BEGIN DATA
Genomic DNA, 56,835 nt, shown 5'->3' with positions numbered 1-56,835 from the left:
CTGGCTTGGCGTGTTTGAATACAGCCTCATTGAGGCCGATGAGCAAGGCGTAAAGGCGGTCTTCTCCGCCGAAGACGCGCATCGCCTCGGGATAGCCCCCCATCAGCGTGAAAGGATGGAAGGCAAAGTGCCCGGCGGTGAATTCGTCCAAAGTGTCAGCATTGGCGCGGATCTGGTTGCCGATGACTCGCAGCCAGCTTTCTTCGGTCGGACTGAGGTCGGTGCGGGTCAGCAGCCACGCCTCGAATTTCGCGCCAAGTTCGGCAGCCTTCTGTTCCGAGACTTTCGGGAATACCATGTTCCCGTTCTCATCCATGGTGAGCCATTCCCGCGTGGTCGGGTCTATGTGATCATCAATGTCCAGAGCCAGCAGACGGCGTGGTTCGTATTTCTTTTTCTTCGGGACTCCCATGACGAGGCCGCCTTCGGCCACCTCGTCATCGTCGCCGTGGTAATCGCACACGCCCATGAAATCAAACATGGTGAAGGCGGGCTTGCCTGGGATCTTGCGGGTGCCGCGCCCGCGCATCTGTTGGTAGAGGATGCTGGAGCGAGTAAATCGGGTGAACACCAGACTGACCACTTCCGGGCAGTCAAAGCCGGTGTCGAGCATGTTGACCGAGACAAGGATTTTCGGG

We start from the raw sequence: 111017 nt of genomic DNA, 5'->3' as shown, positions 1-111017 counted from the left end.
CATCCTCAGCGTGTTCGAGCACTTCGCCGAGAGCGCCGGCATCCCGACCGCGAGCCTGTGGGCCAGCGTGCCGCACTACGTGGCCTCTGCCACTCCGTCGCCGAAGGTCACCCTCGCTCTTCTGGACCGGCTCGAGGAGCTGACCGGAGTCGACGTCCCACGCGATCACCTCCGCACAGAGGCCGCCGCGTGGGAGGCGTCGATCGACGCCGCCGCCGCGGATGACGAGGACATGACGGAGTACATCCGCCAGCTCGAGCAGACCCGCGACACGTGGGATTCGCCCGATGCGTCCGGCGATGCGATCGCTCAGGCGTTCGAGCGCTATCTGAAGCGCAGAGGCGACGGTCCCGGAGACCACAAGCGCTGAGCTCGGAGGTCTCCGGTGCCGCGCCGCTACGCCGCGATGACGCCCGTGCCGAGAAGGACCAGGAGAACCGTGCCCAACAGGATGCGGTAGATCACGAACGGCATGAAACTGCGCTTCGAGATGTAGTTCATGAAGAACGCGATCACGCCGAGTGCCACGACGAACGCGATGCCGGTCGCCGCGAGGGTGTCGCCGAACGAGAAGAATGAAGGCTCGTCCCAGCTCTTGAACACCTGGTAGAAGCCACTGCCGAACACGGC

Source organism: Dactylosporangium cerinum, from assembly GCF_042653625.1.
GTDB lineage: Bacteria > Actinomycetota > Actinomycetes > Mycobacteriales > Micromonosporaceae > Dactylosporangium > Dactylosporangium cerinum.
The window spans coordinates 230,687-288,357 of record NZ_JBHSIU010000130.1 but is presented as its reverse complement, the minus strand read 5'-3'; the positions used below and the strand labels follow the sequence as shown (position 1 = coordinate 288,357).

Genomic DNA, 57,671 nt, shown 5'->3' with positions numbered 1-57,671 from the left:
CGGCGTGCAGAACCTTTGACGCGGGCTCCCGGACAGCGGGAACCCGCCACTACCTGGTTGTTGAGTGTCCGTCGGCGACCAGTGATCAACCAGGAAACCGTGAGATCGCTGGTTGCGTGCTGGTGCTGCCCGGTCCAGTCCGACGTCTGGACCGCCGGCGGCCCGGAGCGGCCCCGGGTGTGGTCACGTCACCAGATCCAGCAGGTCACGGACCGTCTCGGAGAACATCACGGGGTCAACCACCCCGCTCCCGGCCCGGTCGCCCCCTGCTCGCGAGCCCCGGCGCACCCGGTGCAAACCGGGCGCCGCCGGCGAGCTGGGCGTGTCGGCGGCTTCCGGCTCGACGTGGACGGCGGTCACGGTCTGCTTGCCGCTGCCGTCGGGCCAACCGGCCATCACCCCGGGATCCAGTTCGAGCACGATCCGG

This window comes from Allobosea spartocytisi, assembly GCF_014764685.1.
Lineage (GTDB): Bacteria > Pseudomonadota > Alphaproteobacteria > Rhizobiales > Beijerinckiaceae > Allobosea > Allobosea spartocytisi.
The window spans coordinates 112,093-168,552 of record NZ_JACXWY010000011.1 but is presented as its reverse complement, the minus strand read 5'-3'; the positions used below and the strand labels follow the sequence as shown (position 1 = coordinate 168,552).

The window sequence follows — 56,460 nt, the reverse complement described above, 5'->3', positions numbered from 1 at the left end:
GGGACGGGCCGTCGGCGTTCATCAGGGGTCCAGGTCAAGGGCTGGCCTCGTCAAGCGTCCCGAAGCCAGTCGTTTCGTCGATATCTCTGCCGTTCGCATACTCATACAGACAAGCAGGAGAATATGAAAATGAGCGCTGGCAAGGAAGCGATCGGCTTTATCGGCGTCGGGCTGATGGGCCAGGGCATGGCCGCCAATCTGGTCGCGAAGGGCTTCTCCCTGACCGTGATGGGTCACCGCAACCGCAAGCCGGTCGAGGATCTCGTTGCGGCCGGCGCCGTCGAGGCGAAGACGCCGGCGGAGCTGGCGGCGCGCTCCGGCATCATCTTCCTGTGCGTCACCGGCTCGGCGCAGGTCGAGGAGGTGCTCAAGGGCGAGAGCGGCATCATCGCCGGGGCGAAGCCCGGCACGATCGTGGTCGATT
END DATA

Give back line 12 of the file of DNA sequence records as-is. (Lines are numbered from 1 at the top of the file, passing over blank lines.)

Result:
The window spans coordinates 112,093-168,552 of record NZ_JACXWY010000011.1 but is presented as its reverse complement, the minus strand read 5'-3'; the positions used below and the strand labels follow the sequence as shown (position 1 = coordinate 168,552).